Paper & Doors

I remember a line from David Penhaligon: “If you’ve got something to say, put it on a piece of paper and post it through people’s letterboxes”. That’s what I’ve been doing. Even in the age mobile phones and social media the piece of paper still has a major role to play in elections. In amongst the pizza delivery services, window replacement companies and local car mechanics flyers, an election leaflet has a hard time. But it’s a game of numbers where a small percentage of people who pick it up can make all the difference. Going from doorstep to doorstep gives a quick snapshot of an area. Overgrown once cared for gardens or concrete drives with neatly kept shrubs. Fencing for growling dogs or sentinel cats eyeing up all comers. Prized possessions like a 70s American muscle car or a pile of scrap timber propped against a wall. The good, the bad and the ugly are all to be found on a quiet suburban street in a small English town.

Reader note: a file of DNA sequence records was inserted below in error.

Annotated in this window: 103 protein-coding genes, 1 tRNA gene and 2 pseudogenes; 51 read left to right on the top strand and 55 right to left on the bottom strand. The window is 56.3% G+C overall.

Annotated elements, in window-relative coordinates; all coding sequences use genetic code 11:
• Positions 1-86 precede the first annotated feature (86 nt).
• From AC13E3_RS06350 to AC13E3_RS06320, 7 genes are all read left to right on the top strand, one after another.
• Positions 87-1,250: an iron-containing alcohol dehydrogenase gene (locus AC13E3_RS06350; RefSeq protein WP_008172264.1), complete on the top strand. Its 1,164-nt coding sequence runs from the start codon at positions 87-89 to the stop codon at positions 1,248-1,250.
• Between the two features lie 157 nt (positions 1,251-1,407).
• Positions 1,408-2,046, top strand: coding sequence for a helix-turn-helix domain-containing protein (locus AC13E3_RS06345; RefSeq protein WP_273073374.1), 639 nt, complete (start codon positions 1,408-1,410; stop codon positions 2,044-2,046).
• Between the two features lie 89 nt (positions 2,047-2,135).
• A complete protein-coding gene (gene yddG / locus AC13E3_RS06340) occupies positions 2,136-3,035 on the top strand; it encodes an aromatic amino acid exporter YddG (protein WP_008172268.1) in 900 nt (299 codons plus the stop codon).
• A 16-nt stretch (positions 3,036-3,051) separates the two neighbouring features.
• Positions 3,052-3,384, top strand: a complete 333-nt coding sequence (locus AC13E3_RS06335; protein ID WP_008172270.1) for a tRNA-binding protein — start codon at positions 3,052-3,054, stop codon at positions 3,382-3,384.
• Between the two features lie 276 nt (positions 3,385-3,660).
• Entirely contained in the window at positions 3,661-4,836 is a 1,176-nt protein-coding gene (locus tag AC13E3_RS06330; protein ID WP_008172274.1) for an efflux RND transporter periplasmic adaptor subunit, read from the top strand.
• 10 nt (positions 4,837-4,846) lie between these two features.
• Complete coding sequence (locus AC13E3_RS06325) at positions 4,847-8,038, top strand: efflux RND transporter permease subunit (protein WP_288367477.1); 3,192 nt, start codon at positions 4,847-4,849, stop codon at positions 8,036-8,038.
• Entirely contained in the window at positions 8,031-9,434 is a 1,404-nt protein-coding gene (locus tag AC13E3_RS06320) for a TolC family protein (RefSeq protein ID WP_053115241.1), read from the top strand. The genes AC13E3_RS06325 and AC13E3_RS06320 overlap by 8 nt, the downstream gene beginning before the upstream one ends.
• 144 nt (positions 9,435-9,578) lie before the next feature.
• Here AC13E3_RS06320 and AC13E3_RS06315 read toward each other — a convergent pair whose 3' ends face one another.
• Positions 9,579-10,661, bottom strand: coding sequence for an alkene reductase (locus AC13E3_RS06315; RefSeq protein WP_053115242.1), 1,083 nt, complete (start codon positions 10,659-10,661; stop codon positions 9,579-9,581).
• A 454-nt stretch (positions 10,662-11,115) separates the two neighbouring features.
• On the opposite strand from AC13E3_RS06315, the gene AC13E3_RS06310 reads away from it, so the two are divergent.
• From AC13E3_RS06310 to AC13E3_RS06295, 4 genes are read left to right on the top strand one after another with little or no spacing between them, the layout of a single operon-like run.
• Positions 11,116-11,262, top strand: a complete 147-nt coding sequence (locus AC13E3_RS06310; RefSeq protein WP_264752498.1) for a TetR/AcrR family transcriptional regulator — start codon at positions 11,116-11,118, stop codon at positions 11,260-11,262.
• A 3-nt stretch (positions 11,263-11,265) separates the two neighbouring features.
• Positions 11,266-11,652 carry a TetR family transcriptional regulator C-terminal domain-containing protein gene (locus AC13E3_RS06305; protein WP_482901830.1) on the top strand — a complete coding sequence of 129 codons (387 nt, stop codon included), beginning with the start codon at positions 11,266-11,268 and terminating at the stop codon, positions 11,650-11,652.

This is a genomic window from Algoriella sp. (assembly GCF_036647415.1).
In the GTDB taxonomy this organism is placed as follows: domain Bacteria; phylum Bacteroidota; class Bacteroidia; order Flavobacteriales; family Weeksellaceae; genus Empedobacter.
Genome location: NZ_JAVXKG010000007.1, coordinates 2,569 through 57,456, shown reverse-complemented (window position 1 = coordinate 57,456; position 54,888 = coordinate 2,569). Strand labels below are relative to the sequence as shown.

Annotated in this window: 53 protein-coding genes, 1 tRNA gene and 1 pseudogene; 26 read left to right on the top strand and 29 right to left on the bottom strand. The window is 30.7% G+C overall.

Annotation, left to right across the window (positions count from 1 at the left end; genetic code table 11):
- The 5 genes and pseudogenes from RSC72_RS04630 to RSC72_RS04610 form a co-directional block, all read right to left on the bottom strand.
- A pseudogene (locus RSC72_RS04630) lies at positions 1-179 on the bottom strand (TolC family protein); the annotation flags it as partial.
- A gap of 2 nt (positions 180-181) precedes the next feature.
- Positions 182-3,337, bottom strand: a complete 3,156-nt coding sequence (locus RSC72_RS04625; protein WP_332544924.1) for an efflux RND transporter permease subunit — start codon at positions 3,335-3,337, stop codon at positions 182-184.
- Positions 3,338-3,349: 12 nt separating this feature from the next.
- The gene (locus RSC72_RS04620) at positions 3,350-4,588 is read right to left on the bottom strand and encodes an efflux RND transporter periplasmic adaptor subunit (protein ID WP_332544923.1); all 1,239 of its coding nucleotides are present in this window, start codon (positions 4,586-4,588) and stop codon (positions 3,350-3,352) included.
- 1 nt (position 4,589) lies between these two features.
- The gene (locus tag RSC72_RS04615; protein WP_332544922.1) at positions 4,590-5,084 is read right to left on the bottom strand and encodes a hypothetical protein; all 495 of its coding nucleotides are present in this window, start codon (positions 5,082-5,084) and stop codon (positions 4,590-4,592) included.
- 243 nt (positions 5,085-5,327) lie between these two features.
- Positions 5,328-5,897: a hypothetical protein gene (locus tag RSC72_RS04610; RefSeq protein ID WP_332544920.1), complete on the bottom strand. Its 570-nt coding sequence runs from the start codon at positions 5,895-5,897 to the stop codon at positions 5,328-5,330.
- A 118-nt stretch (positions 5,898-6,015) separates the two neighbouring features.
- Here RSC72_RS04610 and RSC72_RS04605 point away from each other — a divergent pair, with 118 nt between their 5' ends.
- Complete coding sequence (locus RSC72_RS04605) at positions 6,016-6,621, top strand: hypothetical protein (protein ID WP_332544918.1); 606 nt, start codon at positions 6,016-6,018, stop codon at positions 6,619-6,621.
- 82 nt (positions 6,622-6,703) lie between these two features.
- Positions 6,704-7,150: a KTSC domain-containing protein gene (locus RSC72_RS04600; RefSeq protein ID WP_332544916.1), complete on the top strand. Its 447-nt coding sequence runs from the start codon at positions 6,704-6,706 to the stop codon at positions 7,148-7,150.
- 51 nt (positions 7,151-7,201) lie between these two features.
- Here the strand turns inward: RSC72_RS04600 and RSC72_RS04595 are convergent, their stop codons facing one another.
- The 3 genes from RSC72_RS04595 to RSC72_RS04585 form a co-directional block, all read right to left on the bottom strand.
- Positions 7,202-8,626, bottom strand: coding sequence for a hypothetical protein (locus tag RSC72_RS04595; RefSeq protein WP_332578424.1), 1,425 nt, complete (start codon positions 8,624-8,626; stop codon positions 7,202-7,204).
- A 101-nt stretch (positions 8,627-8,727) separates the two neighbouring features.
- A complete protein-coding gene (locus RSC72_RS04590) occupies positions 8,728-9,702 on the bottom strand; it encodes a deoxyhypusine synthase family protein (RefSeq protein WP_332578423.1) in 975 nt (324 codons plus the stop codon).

Why do I do it? To get a good candidate elected – yes. The spin-off is the steps my watch clocks up which surely must keep me fitter or so I hope. There the natural curiosity to get to know a place too.
Bank Holiday Monday lunchtime we handed out leaflets in the High Street. This time our colourful material was in support of remaining in the European Union. Its surprising how many people still have to make up their minds which way to vote in June. Couples are often divided on the issue. The most argumentative guy I met was Polish. He has no vote in this referendum. Of those who said; no thank you or I want out, there was more 50 plus men. “What have they ever done for us?” was one remark. Even trying to answer this was met with blank disinterest.
Why do I do it? To get a positive outcome – yes. On top of that there is the satisfaction of action, even if it’s a small drop in the ocean. Human reactions are fascinating too. From the brisk rush past ignoring contact to the bright smile from a supporter.
Democracy will not crumble if the humble printed leaflet fades into history. However, today, this simplest form of communication is still one of the mainstays of political campaigning.

Author: johnwvincent

Our man in Southern England

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